Browse the online version of the Big 100
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People move the medtech industry forward
The term “supply chain” brings to mind cold, hard steel, rather than the living, breathing people who keep medical device manufacturing moving from start to finish.
The global scramble for semiconductors and raw materials like resin has confounded manufacturers across all industries, and we’re all feeling the pain of shipping delays, whether by sea, rail or road. Companies that are successfully keeping up or ramping up are quick to credit the people who make it happen, from engineering teams to procurement groups, warehouse workers and suppliers.
When automakers canceled their chip orders in anticipation of a long, deep pandemic recession, buyers in the medical device industry got even closer with their suppliers — and kept cash fl owing to the people who make and move the goods.
Everyone’s paying in minutes, hours, days and dollars for the shipping industry’s short-sighted layoffs, but the medtech industry’s largest companies — as featured in this edition’s annual Big 100 rankings — did what they could to retain or add workers.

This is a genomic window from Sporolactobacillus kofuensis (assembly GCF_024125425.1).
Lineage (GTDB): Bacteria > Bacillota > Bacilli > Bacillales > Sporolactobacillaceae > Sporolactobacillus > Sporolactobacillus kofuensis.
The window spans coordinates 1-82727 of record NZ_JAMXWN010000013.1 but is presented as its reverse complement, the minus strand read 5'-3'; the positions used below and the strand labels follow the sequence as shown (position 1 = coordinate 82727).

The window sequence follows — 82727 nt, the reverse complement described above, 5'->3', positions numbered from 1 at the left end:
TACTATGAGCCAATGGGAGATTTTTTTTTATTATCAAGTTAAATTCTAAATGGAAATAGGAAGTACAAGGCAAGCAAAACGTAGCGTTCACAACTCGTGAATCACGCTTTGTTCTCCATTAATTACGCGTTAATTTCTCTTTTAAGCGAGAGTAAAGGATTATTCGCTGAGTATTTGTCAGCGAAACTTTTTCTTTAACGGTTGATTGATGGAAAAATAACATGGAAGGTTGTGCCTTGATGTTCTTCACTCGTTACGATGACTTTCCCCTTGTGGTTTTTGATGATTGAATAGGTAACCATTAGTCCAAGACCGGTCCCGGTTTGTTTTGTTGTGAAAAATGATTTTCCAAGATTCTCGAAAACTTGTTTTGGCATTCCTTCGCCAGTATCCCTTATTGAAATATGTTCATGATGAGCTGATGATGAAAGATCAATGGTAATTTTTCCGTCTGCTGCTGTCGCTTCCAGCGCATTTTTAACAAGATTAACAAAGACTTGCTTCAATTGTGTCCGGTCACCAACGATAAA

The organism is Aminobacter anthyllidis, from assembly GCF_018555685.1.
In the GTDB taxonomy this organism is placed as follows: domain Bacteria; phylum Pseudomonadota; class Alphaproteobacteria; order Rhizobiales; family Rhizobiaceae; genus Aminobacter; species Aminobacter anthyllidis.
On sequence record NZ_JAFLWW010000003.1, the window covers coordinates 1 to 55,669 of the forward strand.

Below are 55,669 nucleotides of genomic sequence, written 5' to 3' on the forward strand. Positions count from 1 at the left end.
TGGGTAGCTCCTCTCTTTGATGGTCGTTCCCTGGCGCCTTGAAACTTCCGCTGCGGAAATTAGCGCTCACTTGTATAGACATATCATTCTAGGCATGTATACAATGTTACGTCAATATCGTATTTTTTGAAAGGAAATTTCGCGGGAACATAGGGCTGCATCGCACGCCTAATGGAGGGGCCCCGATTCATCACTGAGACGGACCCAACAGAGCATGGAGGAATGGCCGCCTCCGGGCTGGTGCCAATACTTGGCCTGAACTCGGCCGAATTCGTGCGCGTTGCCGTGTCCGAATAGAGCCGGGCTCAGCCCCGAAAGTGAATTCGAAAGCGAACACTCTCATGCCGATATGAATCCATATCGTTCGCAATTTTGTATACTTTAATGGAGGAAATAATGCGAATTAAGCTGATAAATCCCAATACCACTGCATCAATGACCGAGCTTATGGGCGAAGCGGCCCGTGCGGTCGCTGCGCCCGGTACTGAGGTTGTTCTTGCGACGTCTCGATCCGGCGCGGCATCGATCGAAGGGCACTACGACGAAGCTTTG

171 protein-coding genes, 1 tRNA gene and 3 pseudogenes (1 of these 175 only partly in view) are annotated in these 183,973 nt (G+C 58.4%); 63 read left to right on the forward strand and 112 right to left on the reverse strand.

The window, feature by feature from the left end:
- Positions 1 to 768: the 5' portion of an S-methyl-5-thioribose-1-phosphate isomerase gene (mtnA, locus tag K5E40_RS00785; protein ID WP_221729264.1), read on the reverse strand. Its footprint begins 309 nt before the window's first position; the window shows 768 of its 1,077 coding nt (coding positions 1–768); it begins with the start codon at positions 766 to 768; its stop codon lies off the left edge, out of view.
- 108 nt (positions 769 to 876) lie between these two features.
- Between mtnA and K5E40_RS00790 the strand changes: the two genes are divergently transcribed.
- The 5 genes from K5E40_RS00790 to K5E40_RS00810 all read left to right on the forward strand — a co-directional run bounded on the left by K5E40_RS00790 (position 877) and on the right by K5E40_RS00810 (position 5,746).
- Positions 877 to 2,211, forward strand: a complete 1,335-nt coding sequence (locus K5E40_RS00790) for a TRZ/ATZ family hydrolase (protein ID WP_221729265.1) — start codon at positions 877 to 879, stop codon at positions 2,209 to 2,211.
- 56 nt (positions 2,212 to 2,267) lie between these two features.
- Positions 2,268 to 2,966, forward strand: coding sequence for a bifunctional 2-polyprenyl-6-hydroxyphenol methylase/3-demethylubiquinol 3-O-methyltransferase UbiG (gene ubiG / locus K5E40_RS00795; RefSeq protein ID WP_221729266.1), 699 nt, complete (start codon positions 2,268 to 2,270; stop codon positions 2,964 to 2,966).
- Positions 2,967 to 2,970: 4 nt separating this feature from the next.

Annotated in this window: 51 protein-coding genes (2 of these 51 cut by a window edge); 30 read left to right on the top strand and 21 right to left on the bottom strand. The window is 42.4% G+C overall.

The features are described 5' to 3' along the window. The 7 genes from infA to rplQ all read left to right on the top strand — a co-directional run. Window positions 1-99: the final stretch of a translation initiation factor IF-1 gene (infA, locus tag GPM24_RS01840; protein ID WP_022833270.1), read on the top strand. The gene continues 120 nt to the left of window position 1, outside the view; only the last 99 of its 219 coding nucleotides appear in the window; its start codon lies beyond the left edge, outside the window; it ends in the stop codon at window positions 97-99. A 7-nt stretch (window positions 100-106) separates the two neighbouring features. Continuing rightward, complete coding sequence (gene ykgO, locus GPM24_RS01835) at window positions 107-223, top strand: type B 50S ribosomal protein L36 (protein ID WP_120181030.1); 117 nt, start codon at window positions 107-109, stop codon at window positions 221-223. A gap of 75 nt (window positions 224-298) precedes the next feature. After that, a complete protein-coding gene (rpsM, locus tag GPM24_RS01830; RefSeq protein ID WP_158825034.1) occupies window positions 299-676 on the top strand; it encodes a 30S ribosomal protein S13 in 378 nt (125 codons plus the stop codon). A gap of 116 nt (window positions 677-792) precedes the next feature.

The big companies’ efforts to preserve and grow jobs matter even more considering that their aggregate revenue dropped 1.2% in 2020 compared to 2019, according to our analysis of Big 100 data. Of the nearly 90 companies in the Big 100 that provided employment data, about half added workers amid the pandemic, and more than a handful of others kept their headcounts the same.
The medical device industries’ largest companies certainly weren’t recession-proof this time around. Still, they held their own as they played a vital role in the fight against COVID-19.
These same companies are prioritizing their people when planning for climate change — the next big disruption that’s already upon us —as you’ll read in one of the feature stories in this edition. The extreme weather events causing power outages and damaging medical device facilities are also hammering the same neighborhoods, cities and regions where our industry’s most valuable assets live. When a factory returns to service faster than anticipated after a natural disaster, local teams are often to thank for the heavy lifting even as they help their own families and neighbors.
We’re not out of this pandemic yet, but the enduring resilience of medtech should encourage us as we push forward and remind us that when we take care of our people, they take care of us.
Medical Design & Outsourcing